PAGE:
Montgomery Education Foundation's Brain Forest Summer Learning Academy was spotlighted Wednesday at Carver High School.  The academic-enrichment program is for rising 4th, 5th, and 6th graders in the Montgomery Public School system.  Community Program Director Dillion Nettles, says the program aims to prevent learning loss during summer months.  To find out how your child can participate in next summer's program visit Montgomery-ed.org

A police officer is free on bond after being arrested following a rash of road-sign thefts in southeast Alabama.  Brantley Police Chief Titus Averett says officer Jeremy Ray Walker of Glenwood is on paid leave following his arrest in Pike County.  The 30-year-old Walker is charged with receiving stolen property.  Lt. Troy Johnson of the Pike County Sheriff's Office says an investigation began after someone reported that Walker was selling road signs from Crenshaw County.  Investigators contacted the county engineer and learned signs had been reported stolen from several roads.

NPR Politics presents the Lunchbox List: our favorite campaign news and stories curated from NPR and around the Web in digestible bites (100 words or less!). Look for it every weekday afternoon from now until the conventions.

Convention Countdown

The Republican National Convention is in 4 days in Cleveland.

The Democratic National Convention is in 11 days in Philadelphia.

NASA has released the first picture of Jupiter taken since the Juno spacecraft went into orbit around the planet on July 4.

The picture was taken on July 10. Juno was 2.7 million miles from Jupiter at the time. The color image shows some of the atmospheric features of the planet, including the giant red spot. You can also see three of Jupiter's moons in the picture: Io, Europa and Ganymede.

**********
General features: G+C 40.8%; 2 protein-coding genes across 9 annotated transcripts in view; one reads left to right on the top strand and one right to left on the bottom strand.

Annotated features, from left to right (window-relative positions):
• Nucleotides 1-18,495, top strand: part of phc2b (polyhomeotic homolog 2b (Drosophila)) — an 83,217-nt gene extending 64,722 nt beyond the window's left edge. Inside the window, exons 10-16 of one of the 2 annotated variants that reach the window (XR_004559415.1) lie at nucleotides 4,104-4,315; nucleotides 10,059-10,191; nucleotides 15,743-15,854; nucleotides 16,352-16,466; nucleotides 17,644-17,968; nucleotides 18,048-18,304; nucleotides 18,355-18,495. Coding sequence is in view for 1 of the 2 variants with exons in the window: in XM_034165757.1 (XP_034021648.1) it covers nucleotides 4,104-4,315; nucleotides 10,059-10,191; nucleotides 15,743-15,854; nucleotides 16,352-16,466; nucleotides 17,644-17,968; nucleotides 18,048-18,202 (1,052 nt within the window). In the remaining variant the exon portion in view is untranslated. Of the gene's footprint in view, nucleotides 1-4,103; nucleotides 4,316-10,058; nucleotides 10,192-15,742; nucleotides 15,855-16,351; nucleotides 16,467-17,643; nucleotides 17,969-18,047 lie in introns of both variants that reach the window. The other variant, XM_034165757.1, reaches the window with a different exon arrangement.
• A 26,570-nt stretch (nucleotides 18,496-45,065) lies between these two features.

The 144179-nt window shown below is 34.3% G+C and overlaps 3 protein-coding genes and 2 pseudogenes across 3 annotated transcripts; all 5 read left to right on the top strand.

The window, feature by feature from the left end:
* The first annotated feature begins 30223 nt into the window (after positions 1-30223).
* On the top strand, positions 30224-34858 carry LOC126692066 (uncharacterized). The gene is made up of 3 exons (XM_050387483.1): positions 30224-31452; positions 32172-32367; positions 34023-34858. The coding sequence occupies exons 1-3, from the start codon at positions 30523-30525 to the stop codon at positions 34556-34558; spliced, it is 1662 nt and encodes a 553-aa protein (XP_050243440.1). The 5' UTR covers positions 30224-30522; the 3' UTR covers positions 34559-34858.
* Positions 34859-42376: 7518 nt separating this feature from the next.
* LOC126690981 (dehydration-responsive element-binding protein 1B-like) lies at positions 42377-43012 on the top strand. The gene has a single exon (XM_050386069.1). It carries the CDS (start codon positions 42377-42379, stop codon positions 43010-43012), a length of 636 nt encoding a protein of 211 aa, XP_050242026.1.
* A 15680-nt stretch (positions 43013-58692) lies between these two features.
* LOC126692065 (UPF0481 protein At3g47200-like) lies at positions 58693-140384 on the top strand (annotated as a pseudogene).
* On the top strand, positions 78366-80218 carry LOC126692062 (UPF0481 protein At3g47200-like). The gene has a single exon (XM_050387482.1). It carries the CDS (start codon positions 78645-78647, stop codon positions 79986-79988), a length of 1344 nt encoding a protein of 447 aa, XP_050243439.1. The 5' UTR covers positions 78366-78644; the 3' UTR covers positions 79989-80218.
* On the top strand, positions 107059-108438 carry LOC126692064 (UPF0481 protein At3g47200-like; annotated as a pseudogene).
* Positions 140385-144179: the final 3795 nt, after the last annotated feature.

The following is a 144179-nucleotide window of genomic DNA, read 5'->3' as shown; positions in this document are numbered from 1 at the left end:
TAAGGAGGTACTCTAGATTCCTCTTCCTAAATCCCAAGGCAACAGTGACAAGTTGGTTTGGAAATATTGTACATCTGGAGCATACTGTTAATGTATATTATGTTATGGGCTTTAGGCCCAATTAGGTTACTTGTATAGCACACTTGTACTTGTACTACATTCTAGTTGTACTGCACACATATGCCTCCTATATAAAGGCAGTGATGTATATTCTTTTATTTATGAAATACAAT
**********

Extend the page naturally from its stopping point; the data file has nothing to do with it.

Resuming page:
The Senate is set to approve a bill intended to change the way police and health care workers treat people struggling with opioid addictions.

My husband and I once took great pleasure in preparing meals from scratch. We made pizza dough and sauce. We baked bread. We churned ice cream.

Then we became parents.

Now there are some weeks when pre-chopped veggies and a rotisserie chicken are the only things between us and five nights of Chipotle.

Parents are busy. For some of us, figuring out how to get dinner on the table is a daily struggle. So I reached out to food experts, parents and nutritionists for help. Here is some of their (and my) best advice for making weeknight meals happen.

"O Canada," the national anthem of our neighbors up north, comes in two official versions — English and French. They share a melody, but differ in meaning.

Let the record show: neither version of those lyrics contains the phrase "all lives matter."

But at the 2016 All-Star Game, the song got an unexpected edit.

At Petco Park in San Diego, one member of the Canadian singing group The Tenors — by himself, according to the other members of the group — revised the anthem.

School's out, and a lot of parents are getting through the long summer days with extra helpings of digital devices.

How should we feel about that?